May is the villain in political pantomime

Posted By: December 09, 2017

Patrick Murphy. Irish News. Belfast. Saturday, December 9, 2017

Victory for Dublin, a climb-down by London and a dose of reality for the unionists in Belfast—that appears to be the nationalist consensus on yesterday’s revised deal between Britain and the EU.

As nationalist euphoria sweeps the (politically partitioned) island, the villain in this political pantomime has been Theresa May. Her diplomatic ability and political competence have been rubbished by many on this side of the Irish Sea and, we are told, her days as prime minister are numbered.

But as usual in Britain’s dealings with Ireland, all is not what it seems.

Doubts about Mrs. May’s political ability arose when she apparently “forgot” to get the DUP’s support before a selectively leaked London-Dublin deal had been agreed.

Some say she genuinely believed the DUP were on board. Others argue that she knew they were not and hoped to bounce them into an agreement.

If you are not convinced by either explanation, you can have two other conspiracy theories. One is that Mrs. May hoped to exploit tensions in the DUP by getting the agreement of Arlene Foster, but not Nigel Dodds.

The other theory is that the DUP knew about the deal, but decided the best way to tackle it was to stay quiet and then ambush Mrs. May. Both are possible but hardly probable.

So that just leaves one final possible explanation. Mrs. May was bluffing in her apparent agreement with the Irish government. She only partially briefed the DUP, anticipated their response and knew that Scotland, Wales, and London, would react as they did.

That would allow her to explain to her cabinet (which has yet to agree what type of Brexit it wants) how difficult it is to reach an agreement. Without DUP support there would be an election and possibly no Brexit of any sort.

So the only way to reconcile conflicting demands from Dublin and the DUP would be to have all the UK in a trading and customs arrangement with Ireland, either in a specific British-Irish deal or part of a wider EU common customs area.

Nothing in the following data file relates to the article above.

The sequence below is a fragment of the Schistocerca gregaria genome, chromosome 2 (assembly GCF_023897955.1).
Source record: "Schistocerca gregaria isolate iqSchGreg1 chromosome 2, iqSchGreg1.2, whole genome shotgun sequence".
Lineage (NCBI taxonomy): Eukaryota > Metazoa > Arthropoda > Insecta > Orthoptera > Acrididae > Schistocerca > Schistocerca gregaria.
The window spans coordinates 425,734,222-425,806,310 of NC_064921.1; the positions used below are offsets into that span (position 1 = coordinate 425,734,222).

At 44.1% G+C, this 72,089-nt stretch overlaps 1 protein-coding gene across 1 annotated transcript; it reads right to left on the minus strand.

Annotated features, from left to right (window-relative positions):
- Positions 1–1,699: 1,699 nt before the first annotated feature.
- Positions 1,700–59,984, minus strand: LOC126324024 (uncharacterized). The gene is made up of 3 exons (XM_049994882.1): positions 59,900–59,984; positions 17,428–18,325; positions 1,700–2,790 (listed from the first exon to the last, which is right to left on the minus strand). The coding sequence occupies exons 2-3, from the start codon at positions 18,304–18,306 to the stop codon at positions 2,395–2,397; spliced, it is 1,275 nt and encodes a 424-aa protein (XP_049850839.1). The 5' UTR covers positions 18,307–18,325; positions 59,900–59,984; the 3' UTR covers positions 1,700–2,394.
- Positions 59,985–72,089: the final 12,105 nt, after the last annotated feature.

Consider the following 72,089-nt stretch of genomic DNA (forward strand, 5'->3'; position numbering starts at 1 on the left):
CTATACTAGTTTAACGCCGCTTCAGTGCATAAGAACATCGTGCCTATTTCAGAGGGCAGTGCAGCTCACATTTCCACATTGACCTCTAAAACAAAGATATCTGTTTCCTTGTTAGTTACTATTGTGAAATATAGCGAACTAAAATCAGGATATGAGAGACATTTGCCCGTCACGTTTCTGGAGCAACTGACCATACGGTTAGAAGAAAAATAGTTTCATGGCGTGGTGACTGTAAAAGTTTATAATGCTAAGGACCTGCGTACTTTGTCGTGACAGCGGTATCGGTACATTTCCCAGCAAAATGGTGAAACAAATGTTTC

Yesterday’s agreement took a huge step in that direction. A bit far-fetched, you say, which reflects the prevailing nationalist view of Mrs. May.

But there is some evidence that she was bluffing. During the referendum campaign, she argued for the UK to remain in the EU. Nick Clegg calls her “an inner remainer.”

In a secret meeting with investment bankers in Goldman Sachs a month before the referendum, she said that a pro-Brexit vote would drive private companies, particularly in financial services, out of the UK.

The British economy would be damaged, it could lead to the break-up of the UK, negotiating a trade deal would be hard and gaining access to the single market would be costly. Her public pronouncements were less strident and she kept a low profile, in case the vote went in favor of Brexit.It did,  and she became prime minister. It was therefore surprising when, against her personal beliefs, she later announced that the UK would go for a hard Brexit. This was presumably a ploy to keep the hardline Brexiteers on board.

After the apparent shambles of last Monday, she has now brought her cabinet and most of her party to the point where it appears almost inevitable that all of the UK will have to be in the same customs and free trade area as Ireland.

It is hard to see how that could be achieved without the UK remaining in something similar to the EU’s existing common customs area.

Meanwhile, Ireland’s support from the EU has come at an interesting price. On Thursday the Dublin government agreed to join the EU’s Permanent Structured Co-operation Agreement (PESCO), which Independent TD, Mick Wallace, said was in effect an EU army. Sinn Féin said the decision undermined Ireland’s independence and sovereignty.

Theresa May will retain control over Britain’s foreign and defense policies, while possibly retaining access to the EU’s common trading area. So who won what this week?

If you disagree that Mrs. May was bluffing last Monday, you have to go back to the earlier DUP-related theories. But this pantomime is not about Ireland.

Mrs. May is involved in a high-stakes Tory party poker game, which will determine its policy and performance for the next twenty years. Ireland is just another card in the pack.

So is Theresa May incompetent? She may be, but her incompetence has landed her in a position to offset the risks of Brexit, which she articulated before the referendum. For an incompetent woman, that is a pretty good achievement.